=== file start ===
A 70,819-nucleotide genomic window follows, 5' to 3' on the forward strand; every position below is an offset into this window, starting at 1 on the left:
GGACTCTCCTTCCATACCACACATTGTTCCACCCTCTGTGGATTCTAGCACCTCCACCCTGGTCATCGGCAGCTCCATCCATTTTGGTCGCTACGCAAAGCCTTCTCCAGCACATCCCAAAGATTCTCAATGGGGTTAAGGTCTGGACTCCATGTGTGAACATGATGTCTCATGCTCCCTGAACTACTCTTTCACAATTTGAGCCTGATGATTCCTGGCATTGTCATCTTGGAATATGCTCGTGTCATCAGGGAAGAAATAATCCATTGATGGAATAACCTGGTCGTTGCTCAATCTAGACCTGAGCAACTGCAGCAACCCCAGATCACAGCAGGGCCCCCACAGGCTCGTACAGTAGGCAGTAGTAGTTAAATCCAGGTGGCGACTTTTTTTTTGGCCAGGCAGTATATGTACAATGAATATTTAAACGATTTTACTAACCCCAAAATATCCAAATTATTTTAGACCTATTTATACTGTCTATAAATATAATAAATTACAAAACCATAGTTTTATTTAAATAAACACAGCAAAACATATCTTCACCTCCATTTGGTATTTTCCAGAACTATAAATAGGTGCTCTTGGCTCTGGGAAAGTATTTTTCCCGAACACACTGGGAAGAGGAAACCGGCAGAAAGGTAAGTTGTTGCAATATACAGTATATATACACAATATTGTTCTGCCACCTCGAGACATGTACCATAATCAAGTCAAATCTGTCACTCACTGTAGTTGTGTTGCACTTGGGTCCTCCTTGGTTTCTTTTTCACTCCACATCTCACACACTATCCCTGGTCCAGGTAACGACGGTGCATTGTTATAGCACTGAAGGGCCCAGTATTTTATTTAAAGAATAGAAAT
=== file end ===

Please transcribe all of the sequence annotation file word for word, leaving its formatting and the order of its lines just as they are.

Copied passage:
A 70,819-nucleotide genomic window follows, 5' to 3' on the forward strand; every position below is an offset into this window, starting at 1 on the left:
GGACTCTCCTTCCATACCACACATTGTTCCACCCTCTGTGGATTCTAGCACCTCCACCCTGGTCATCGGCAGCTCCATCCATTTTGGTCGCTACGCAAAGCCTTCTCCAGCACATCCCAAAGATTCTCAATGGGGTTAAGGTCTGGACTCCATGTGTGAACATGATGTCTCATGCTCCCTGAACTACTCTTTCACAATTTGAGCCTGATGATTCCTGGCATTGTCATCTTGGAATATGCTCGTGTCATCAGGGAAGAAATAATCCATTGATGGAATAACCTGGTCGTTGCTCAATCTAGACCTGAGCAACTGCAGCAACCCCAGATCACAGCAGGGCCCCCACAGGCTCGTACAGTAGGCAGTAGTAGTTAAATCCAGGTGGCGACTTTTTTTTTGGCCAGGCAGTATATGTACAATGAATATTTAAACGATTTTACTAACCCCAAAATATCCAAATTATTTTAGACCTATTTATACTGTCTATAAATATAATAAATTACAAAACCATAGTTTTATTTAAATAAACACAGCAAAACATATCTTCACCTCCATTTGGTATTTTCCAGAACTATAAATAGGTGCTCTTGGCTCTGGGAAAGTATTTTTCCCGAACACACTGGGAAGAGGAAACCGGCAGAAAGGTAAGTTGTTGCAATATACAGTATATATACACAATATTGTTCTGCCACCTCGAGACATGTACCATAATCAAGTCAAATCTGTCACTCACTGTAGTTGTGTTGCACTTGGGTCCTCCTTGGTTTCTTTTTCACTCCACATCTCACACACTATCCCTGGTCCAGGTAACGACGGTGCATTGTTATAGCACTGAAGGGCCCAGTATTTTATTTAAAGAATAGAAAT